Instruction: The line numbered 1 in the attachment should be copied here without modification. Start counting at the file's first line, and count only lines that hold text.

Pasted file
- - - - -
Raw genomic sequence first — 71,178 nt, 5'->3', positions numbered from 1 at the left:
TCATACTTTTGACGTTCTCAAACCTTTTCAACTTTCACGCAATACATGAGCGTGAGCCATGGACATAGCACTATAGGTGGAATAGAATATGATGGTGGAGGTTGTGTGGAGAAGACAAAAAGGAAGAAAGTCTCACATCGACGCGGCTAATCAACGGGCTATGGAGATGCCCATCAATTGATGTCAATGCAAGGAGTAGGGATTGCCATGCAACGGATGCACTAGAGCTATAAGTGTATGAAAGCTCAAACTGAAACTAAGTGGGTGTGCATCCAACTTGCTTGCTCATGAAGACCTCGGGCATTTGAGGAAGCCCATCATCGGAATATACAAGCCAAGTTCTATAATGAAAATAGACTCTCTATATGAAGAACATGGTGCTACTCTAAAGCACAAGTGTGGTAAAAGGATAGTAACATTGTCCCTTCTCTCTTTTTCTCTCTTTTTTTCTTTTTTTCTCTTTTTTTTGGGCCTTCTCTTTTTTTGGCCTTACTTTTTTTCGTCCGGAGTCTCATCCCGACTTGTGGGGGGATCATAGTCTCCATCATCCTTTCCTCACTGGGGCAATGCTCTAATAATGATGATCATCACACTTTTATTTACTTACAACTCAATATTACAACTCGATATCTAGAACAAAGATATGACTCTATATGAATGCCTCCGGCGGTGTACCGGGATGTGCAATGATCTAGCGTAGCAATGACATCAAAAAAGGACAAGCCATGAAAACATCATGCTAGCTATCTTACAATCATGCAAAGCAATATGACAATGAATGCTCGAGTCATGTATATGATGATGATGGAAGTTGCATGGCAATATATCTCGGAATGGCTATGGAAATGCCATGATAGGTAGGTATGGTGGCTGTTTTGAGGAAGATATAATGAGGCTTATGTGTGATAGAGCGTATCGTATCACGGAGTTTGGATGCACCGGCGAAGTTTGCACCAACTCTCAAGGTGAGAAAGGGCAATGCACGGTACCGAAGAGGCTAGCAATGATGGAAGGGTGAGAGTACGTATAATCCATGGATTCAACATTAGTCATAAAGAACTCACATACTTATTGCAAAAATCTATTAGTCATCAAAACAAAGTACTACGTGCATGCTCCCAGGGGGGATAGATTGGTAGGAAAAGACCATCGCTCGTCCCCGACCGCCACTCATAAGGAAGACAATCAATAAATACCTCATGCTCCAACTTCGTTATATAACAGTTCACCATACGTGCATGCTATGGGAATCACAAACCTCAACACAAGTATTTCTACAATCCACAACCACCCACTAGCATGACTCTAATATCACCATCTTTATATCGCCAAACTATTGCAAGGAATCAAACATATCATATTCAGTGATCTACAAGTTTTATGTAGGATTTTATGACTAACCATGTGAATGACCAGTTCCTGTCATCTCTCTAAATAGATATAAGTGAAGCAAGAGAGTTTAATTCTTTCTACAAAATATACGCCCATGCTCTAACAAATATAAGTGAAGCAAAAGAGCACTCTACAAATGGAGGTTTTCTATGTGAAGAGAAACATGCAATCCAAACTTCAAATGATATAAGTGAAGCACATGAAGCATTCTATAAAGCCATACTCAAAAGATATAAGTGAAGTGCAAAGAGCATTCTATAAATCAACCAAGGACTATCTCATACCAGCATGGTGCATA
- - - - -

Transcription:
Raw genomic sequence first — 71,178 nt, 5'->3', positions numbered from 1 at the left: